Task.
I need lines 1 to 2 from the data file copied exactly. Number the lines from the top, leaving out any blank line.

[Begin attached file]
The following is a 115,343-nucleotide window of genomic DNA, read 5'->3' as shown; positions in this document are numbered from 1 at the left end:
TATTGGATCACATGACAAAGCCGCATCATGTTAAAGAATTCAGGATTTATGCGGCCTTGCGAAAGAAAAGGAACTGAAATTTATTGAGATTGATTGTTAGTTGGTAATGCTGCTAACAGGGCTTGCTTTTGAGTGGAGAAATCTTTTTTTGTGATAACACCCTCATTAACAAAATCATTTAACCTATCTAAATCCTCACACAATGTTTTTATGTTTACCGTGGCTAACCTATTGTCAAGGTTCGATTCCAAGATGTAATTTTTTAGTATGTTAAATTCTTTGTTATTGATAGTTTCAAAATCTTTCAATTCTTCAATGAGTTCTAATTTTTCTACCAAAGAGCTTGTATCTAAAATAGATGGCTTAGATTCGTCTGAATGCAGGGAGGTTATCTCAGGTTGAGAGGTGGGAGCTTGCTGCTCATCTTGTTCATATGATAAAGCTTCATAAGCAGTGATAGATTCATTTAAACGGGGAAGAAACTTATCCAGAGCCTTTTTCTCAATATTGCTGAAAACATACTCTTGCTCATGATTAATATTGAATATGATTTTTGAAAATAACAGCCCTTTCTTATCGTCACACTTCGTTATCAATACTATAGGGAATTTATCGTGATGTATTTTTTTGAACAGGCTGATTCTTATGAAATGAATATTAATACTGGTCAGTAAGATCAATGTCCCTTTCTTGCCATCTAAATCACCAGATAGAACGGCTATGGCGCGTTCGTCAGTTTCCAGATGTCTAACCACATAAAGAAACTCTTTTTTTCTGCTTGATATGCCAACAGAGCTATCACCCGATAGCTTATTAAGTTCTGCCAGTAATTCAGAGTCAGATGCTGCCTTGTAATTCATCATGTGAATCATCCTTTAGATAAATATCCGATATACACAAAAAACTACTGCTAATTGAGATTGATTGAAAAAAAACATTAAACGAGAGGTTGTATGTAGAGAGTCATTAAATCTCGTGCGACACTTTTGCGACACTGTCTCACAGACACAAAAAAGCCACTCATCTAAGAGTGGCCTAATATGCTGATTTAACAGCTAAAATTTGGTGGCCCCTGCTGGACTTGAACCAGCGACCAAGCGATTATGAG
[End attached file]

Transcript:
The following is a 115,343-nucleotide window of genomic DNA, read 5'->3' as shown; positions in this document are numbered from 1 at the left end:
TATTGGATCACATGACAAAGCCGCATCATGTTAAAGAATTCAGGATTTATGCGGCCTTGCGAAAGAAAAGGAACTGAAATTTATTGAGATTGATTGTTAGTTGGTAATGCTGCTAACAGGGCTTGCTTTTGAGTGGAGAAATCTTTTTTTGTGATAACACCCTCATTAACAAAATCATTTAACCTATCTAAATCCTCACACAATGTTTTTATGTTTACCGTGGCTAACCTATTGTCAAGGTTCGATTCCAAGATGTAATTTTTTAGTATGTTAAATTCTTTGTTATTGATAGTTTCAAAATCTTTCAATTCTTCAATGAGTTCTAATTTTTCTACCAAAGAGCTTGTATCTAAAATAGATGGCTTAGATTCGTCTGAATGCAGGGAGGTTATCTCAGGTTGAGAGGTGGGAGCTTGCTGCTCATCTTGTTCATATGATAAAGCTTCATAAGCAGTGATAGATTCATTTAAACGGGGAAGAAACTTATCCAGAGCCTTTTTCTCAATATTGCTGAAAACATACTCTTGCTCATGATTAATATTGAATATGATTTTTGAAAATAACAGCCCTTTCTTATCGTCACACTTCGTTATCAATACTATAGGGAATTTATCGTGATGTATTTTTTTGAACAGGCTGATTCTTATGAAATGAATATTAATACTGGTCAGTAAGATCAATGTCCCTTTCTTGCCATCTAAATCACCAGATAGAACGGCTATGGCGCGTTCGTCAGTTTCCAGATGTCTAACCACATAAAGAAACTCTTTTTTTCTGCTTGATATGCCAACAGAGCTATCACCCGATAGCTTATTAAGTTCTGCCAGTAATTCAGAGTCAGATGCTGCCTTGTAATTCATCATGTGAATCATCCTTTAGATAAATATCCGATATACACAAAAAACTACTGCTAATTGAGATTGATTGAAAAAAAACATTAAACGAGAGGTTGTATGTAGAGAGTCATTAAATCTCGTGCGACACTTTTGCGACACTGTCTCACAGACACAAAAAAGCCACTCATCTAAGAGTGGCCTAATATGCTGATTTAACAGCTAAAATTTGGTGGCCCCTGCTGGACTTGAACCAGCGACCAAGCGATTATGAG